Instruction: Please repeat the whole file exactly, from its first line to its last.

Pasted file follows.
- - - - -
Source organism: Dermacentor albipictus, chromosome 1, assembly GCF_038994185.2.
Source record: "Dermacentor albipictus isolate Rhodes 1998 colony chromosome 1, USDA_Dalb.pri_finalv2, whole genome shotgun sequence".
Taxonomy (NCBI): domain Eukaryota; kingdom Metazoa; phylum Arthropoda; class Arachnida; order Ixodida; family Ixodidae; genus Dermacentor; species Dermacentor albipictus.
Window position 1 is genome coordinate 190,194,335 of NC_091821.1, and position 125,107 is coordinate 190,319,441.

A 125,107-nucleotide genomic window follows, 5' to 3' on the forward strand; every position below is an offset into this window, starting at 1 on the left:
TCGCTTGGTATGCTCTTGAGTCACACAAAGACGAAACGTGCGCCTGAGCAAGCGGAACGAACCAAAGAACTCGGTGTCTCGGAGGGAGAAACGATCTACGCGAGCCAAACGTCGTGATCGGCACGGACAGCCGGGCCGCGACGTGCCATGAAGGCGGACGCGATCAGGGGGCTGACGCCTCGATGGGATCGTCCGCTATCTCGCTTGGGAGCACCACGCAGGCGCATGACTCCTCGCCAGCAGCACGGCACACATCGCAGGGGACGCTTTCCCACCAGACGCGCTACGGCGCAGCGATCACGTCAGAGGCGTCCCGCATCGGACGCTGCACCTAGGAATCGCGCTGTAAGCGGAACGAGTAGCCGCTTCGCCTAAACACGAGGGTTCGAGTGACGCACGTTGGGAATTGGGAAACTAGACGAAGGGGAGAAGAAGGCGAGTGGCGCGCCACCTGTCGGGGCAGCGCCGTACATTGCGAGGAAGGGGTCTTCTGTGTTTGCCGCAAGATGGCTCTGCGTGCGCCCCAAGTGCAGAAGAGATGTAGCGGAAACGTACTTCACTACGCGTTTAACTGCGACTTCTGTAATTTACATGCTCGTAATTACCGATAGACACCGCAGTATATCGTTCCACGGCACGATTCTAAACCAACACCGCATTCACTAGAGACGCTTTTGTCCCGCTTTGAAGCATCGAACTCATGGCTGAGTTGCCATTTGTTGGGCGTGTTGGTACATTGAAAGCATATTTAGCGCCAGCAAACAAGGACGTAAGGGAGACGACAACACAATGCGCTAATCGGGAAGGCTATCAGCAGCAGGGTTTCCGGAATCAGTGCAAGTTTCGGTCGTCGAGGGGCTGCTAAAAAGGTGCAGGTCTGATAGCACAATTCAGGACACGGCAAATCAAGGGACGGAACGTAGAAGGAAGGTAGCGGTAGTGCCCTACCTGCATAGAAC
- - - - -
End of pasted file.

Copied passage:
Source organism: Dermacentor albipictus, chromosome 1, assembly GCF_038994185.2.
Source record: "Dermacentor albipictus isolate Rhodes 1998 colony chromosome 1, USDA_Dalb.pri_finalv2, whole genome shotgun sequence".
Taxonomy (NCBI): domain Eukaryota; kingdom Metazoa; phylum Arthropoda; class Arachnida; order Ixodida; family Ixodidae; genus Dermacentor; species Dermacentor albipictus.
Window position 1 is genome coordinate 190,194,335 of NC_091821.1, and position 125,107 is coordinate 190,319,441.

A 125,107-nucleotide genomic window follows, 5' to 3' on the forward strand; every position below is an offset into this window, starting at 1 on the left:
TCGCTTGGTATGCTCTTGAGTCACACAAAGACGAAACGTGCGCCTGAGCAAGCGGAACGAACCAAAGAACTCGGTGTCTCGGAGGGAGAAACGATCTACGCGAGCCAAACGTCGTGATCGGCACGGACAGCCGGGCCGCGACGTGCCATGAAGGCGGACGCGATCAGGGGGCTGACGCCTCGATGGGATCGTCCGCTATCTCGCTTGGGAGCACCACGCAGGCGCATGACTCCTCGCCAGCAGCACGGCACACATCGCAGGGGACGCTTTCCCACCAGACGCGCTACGGCGCAGCGATCACGTCAGAGGCGTCCCGCATCGGACGCTGCACCTAGGAATCGCGCTGTAAGCGGAACGAGTAGCCGCTTCGCCTAAACACGAGGGTTCGAGTGACGCACGTTGGGAATTGGGAAACTAGACGAAGGGGAGAAGAAGGCGAGTGGCGCGCCACCTGTCGGGGCAGCGCCGTACATTGCGAGGAAGGGGTCTTCTGTGTTTGCCGCAAGATGGCTCTGCGTGCGCCCCAAGTGCAGAAGAGATGTAGCGGAAACGTACTTCACTACGCGTTTAACTGCGACTTCTGTAATTTACATGCTCGTAATTACCGATAGACACCGCAGTATATCGTTCCACGGCACGATTCTAAACCAACACCGCATTCACTAGAGACGCTTTTGTCCCGCTTTGAAGCATCGAACTCATGGCTGAGTTGCCATTTGTTGGGCGTGTTGGTACATTGAAAGCATATTTAGCGCCAGCAAACAAGGACGTAAGGGAGACGACAACACAATGCGCTAATCGGGAAGGCTATCAGCAGCAGGGTTTCCGGAATCAGTGCAAGTTTCGGTCGTCGAGGGGCTGCTAAAAAGGTGCAGGTCTGATAGCACAATTCAGGACACGGCAAATCAAGGGACGGAACGTAGAAGGAAGGTAGCGGTAGTGCCCTACCTGCATAGAAC